By Shawn Smith
Despite headlining a UFC card and being ranked ninth in the UFC’s bantamweight rankings, things haven’t been easy for Michael McDonald as of late.
The 26-year-old, once considered the future of the weight class, went 1-1 in 2016, including a slick rear naked choke of Masanori Kanehara UFC 195.
Citing the UFC’s ‘dishonest’ business model, McDonald has asked for and been granted his release from the UFC, months after telling ESPN that he had to put his career on hold and find a part-time job before he could afford another training camp.
In the ESPN interview, McDonald said he is “trying to make enough money right now to pay my bills and still have a little savings for a camp” and that “my goal is to fight, but I also have to keep my possessions.” He goes on to say that “I’ve went through injuries and lost everything, twice. I’ve lost my home and moved back in with my parents.”
While it’s common knowledge amongst followers of mixed martial arts that fighter pay is something that needs to be addressed, McDonald’s story shines a light on the challenging contracts many fighters accept.
According to TheSportsDaily.com, McDonald made $27,000 ($22,000 to show) for his headlining bout against John Lineker in July of 2016. As well, McDonald made $40,000 ($20,000 to show, $20,000 to win). He also would have made $5,000 in Reebok sponsorship for each of these bouts.
While a combined $77,000 doesn’t sound bad for a yearly salary, it doesn’t include the cost of training camp (which McDonald inserts is about $15,000), as well as managerial fees and any other costs. It’s not difficult to see how challenging that could be for a young man to live off.
So, like so many other fighters have been doing as of late, McDonald has decided to try his hand elsewhere. It’s not difficult to see him landing in Bellator or any other major promotion.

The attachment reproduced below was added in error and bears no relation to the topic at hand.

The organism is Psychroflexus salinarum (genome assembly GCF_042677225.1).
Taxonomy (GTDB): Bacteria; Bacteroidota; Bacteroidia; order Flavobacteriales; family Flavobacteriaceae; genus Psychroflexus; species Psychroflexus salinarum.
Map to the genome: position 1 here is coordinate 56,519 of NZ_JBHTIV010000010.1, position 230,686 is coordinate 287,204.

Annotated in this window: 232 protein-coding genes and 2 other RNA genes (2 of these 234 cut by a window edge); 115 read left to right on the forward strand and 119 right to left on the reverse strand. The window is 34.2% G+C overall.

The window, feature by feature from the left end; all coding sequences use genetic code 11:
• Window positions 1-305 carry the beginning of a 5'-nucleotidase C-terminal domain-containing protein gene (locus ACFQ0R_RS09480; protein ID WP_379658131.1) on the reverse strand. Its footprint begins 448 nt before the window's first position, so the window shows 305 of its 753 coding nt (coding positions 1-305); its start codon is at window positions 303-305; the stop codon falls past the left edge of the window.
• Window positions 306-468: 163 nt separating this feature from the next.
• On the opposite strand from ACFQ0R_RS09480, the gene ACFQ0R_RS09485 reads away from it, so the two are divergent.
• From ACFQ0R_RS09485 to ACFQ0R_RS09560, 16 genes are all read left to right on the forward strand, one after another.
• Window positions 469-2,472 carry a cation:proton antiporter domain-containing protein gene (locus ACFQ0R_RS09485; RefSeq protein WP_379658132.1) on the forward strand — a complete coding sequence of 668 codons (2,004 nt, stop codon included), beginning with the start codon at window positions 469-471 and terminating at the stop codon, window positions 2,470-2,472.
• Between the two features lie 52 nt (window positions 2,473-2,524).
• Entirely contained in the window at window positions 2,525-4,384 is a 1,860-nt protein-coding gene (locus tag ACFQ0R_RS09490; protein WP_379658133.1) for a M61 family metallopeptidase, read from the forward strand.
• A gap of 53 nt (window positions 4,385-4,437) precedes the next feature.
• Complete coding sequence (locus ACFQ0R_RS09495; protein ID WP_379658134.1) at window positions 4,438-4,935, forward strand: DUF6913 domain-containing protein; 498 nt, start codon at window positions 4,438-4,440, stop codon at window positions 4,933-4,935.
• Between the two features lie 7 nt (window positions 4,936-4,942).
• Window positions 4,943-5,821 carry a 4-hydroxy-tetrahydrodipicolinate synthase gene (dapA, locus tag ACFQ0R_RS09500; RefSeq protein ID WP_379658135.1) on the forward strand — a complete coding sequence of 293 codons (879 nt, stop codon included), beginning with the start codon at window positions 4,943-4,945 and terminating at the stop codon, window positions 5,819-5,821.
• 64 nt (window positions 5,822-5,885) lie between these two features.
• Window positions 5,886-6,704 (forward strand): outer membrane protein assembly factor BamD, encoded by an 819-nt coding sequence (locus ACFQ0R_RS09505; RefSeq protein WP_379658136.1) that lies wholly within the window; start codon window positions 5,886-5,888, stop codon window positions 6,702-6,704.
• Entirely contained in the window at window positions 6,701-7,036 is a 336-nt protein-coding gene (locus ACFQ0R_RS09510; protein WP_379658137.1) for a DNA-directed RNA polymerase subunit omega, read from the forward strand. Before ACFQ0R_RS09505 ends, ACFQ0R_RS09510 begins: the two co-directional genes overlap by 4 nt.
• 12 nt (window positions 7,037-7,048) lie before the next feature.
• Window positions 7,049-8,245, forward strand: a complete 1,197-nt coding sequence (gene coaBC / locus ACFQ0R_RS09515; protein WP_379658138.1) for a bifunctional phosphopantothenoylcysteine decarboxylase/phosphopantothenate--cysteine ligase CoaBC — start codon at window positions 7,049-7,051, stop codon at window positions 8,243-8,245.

For a fighter like McDonald, the sponsorship opportunities alone could mean a rising paycheck.
Promotions like Bellator, ONE FC, Rizin and even Absolute Championship Berkut (ACB) are starting to gain the attention of former UFC fighters, either to help these fighters rebuild themselves or to gain notoriety for a hometown talent they would like to develop.
It was only three weeks ago that Kyoji Horiguchi announced he would be parting ways with the UFC to return home to Japan and fight for Rizin. On March 16, it was announced that Lorenz Larkin would be signing with Bellator after failed negotiations with the UFC. Even Nikita Krylov, one of the light-heavyweights expected to take the spots of the aging fighters at the top of the division, left for the greener pastures of Eurasia Fight Nights.
This list doesn’t even include exciting fighters like Ali Bagautinov, Nicholas Dalby and Zach Makovsky, all of which are no longer apart of the promotion.
There is a growing tide against signing with the UFC as they continue to tighten the bank account. Young fighters looking to make a living in the sport are no longer forcing themselves into poor paying UFC contract.
If there’s a bright side, it’s that the UFC will be forced to up their game if they hope to keep their spot at the top of the MMA food chain. When Strikeforce and PRIDE FC were pushing to be the top promotion in the mixed martial arts landscape, the UFC had to keep up by putting on excellent cards to keep fans interested.
Wrestling fans will remember the late 90’s “Monday Night War” period between World Wrestling Federation (WWF) and World Championship Wrestling (WCW) as a particularly fruitful time creatively and financially for professional wrestling.
The UFC will not be able to undercut fighters if other promotions are willing to pay.
There’s no denying that most fighters hope to come back to the UFC someday, it’s still the holy grail of the sport. But more opportunities outside the promotion can weaken the UFC’s monopoly-like grasp on MMA.
For fans and fighters around the world, this isn’t a bad thing.
Fightin' Ain't Easy: Michael McDonald and the Rising Tide Against UFC
By Shawn Smith